While the U.S. use of self-defense has been most expansive in practice, this does not mean that there has been no ‘mission creep’ for the self-defense paradigms of other NATO forces. Johansen and Cooper note that under the Norwegian interpretation, unit or individual self-defense could not be used to respond to lawful acts of war, nor could it be used to “justify harm to innocent bystanders.” While I did not specifically explore Norwegian practice in Afghanistan, my examination of other countries with a similar legal framework suggest that even for countries whose self-defense paradigm is based on narrow criminal law standards, self-defense was regularly used to justify responses to ongoing or imminent insurgent attacks (for example, an insurgent firing on NATO forces or something as direct as aiming a weapon to do so). It was also frequently the justification at the heart of incidents that involved harm to bystanders or civilians. It was the relatively uncontroversial justification underlying so-called escalation of force incidents – for example, a car speeding toward a checkpoint is deemed a threat and fired upon, with civilian deaths sometimes resulting (possibly the driver or passengers, or nearby bystanders). It was less frequently and more controversially also behind some non-U.S. forces’ calls for air strikes that resulted in high death tolls, or firing on other broad threat patterns (including on “dickers” or “spotters”), which sometimes mistakenly captured civilian behavior. Where European NATO forces were involved in these more controversial incidents, their uses of force were more often justified under the so-called “mission accomplishment” ROEs than under self-defense, but not always. Particularly as these other more offensive ROEs were limited, international forces faced a greater temptation to classify incidents as self-defense because it could not be constrained by tactical directives or restrictions (pp. 22-23, 59). Nonetheless, the U.S. practice has been so much more expansive that I will focus more on it for the remainder of this argument.
With this broad interpretation, U.S. forces relied on self-defense to respond to a virtually infinite range of threats. It became an almost default use of force mode in Afghanistan and Iraq. In research I conducted on use of self-defense in Afghanistan, U.S. military lawyers and commanders estimated that your average ground soldier (or marine) in a forward deployment might rely on self-defense 80, even 100 percent of the time they fired their weapons. One U.S. military lawyer who provided operational guidance in Afghanistan said that questions of use of force on a presumed self-defense basis were so regular – practically daily – that it “rolls off the tongue.”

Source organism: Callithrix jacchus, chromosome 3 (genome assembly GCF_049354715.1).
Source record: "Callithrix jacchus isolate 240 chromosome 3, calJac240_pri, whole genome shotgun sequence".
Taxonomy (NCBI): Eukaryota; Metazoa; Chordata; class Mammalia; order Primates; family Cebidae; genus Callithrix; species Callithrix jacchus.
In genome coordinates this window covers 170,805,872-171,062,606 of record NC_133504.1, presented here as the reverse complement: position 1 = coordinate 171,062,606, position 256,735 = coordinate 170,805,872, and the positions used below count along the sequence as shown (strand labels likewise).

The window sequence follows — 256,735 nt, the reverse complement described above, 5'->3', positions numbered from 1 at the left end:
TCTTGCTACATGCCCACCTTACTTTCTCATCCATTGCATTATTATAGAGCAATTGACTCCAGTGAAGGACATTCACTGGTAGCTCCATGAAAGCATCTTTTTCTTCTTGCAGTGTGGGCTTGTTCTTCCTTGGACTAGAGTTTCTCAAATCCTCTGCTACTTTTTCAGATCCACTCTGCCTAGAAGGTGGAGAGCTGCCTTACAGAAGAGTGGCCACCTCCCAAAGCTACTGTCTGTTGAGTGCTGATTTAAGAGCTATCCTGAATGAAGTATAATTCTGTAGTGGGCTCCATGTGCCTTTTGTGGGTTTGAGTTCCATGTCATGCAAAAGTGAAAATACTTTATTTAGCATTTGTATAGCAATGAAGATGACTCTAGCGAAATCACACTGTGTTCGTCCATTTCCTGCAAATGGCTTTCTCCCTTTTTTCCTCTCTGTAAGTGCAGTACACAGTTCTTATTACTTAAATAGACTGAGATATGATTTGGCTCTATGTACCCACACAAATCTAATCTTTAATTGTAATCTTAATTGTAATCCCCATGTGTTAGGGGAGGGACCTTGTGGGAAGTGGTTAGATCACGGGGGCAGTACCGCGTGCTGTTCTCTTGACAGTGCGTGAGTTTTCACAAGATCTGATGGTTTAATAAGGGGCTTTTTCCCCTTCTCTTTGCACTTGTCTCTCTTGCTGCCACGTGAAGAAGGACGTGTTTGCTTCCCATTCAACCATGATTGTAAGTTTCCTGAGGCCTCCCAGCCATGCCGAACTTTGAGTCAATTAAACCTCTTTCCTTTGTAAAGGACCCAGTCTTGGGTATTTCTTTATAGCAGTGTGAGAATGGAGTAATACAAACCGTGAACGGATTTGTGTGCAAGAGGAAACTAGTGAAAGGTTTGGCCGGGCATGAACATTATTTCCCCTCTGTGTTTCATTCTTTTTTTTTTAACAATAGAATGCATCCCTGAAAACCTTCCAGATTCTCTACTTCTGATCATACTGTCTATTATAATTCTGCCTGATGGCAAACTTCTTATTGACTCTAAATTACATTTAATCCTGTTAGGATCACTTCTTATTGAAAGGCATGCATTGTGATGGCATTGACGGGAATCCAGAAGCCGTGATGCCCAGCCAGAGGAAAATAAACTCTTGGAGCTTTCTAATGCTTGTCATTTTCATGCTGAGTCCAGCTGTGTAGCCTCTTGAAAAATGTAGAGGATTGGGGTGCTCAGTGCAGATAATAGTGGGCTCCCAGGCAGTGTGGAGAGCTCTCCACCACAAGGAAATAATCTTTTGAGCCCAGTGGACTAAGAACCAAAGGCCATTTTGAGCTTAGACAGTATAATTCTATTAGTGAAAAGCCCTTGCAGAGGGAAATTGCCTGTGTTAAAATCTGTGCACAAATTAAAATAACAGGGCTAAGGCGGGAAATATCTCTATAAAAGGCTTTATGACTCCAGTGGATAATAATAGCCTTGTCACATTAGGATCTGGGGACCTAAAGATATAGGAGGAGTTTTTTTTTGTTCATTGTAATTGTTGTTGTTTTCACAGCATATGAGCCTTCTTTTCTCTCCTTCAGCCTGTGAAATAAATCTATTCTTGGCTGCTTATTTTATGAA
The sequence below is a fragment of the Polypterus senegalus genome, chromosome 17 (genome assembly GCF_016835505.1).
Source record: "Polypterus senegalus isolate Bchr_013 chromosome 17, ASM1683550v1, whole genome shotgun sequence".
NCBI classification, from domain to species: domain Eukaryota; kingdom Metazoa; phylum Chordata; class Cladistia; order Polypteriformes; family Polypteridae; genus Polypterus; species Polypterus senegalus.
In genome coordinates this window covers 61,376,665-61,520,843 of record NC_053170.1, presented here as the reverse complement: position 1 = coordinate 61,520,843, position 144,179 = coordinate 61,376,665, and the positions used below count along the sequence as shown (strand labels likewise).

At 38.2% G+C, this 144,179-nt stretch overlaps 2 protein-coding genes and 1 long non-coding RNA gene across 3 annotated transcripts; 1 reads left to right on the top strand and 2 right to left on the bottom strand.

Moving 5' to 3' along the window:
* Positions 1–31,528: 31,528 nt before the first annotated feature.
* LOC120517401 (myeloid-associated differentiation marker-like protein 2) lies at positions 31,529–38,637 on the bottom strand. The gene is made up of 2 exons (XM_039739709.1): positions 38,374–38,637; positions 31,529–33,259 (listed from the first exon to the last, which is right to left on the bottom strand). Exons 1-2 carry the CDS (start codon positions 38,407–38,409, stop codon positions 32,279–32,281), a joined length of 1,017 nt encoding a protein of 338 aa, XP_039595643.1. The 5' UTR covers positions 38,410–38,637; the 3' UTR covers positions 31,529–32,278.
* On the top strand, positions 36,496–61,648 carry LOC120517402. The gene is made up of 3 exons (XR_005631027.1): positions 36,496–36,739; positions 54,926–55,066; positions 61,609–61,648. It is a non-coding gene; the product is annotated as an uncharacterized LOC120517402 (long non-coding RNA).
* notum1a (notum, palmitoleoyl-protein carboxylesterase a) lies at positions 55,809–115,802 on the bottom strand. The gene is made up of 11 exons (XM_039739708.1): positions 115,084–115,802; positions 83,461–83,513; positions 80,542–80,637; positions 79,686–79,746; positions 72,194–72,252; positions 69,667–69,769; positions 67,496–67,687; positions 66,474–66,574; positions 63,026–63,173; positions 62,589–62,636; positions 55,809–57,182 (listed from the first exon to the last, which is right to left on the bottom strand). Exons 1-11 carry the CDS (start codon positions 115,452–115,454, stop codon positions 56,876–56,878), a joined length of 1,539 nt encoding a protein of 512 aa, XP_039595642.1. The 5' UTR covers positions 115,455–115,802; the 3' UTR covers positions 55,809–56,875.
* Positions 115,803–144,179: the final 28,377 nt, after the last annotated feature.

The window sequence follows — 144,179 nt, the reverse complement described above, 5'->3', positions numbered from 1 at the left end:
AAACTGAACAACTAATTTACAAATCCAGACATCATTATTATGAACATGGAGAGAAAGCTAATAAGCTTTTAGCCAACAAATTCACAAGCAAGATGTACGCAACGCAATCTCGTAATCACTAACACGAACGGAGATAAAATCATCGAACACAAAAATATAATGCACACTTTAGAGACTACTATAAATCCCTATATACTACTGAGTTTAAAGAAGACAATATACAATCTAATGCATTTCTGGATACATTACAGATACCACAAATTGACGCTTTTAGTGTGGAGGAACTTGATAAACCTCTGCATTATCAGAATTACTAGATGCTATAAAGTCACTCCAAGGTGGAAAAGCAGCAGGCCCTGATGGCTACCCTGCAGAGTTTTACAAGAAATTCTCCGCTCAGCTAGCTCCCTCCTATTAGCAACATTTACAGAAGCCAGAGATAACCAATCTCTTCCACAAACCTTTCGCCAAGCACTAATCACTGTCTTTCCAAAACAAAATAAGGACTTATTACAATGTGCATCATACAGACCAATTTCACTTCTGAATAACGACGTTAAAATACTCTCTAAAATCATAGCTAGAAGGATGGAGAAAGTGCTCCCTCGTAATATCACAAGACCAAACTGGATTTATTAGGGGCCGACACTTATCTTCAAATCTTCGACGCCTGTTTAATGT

As it became mainstreamed, self-defense justifications spread to cover some uses of force within offensive operations (such as during night raids (FN.87) or in capture-or-kill missions like the Special Forces mission in Niger). Unit self-defense also has been increasingly relied on to justify use of force by aerial assets (see examples here, p. 216-21, and here, p.10). Troops can call for back-up when they come under threat, and any air assets can respond with the full force available to them in unit self-defense, in what are often referred to as “troops in contact” situations. The Troops in Contact designation was used so regularly to justify air strikes and drone strikes in Afghanistan that one military lawyer who served with NATO forces described it as “le mot magique” (the magic word) for getting U.S. airstrikes. This sort of tactical self-defense of troops or partner forces on the ground has also been used to justify air strikes and drone strikes that would mitigate or prevent a non-immediate threat (given the flexible definition of imminence) and in areas far from a declared battlezone, in Somalia, in Syria (here and here), and other U.S. counter-terrorism operations globally.
Consequences: Blurring Lines, Weakening Standards
Although many troops would argue that it was essential for responding to asymmetric and unorthodox threats faced in Iraq and Afghanistan, the expansion of self-defense has not been without consequences. U.S. military studies, lawyers and scholars have associated these expansive self-defense and hostile intent (p.10) practices with a higher risk of civilian casualties (p. 6, 21), either by creating a targeting model that incorporates common civilian behaviors (p.34) and/or by effectively relaxing, or at least muddling, traditional IHL standards (p. 322-5) like distinction or proportionality (p. 9-11). To illustrate, one U.S. military lawyer I interviewed said that self-defense-associated terms like the ‘troops in contact’ designation had become an almost “talismanic” invocation that seemingly set aside IHL standards: “You call a ‘troops in contact’ and suddenly you stop speaking about proportionality in the classic sense.” IHL investigators in Afghanistan said that when they approached international military about civilian casualties investigations or other potential use of force issues, the justification of self-defense frequently deflected further inquiry or investigation on the basis of IHL principles (p.325-7), weakening a key informal IHL accountability mechanism.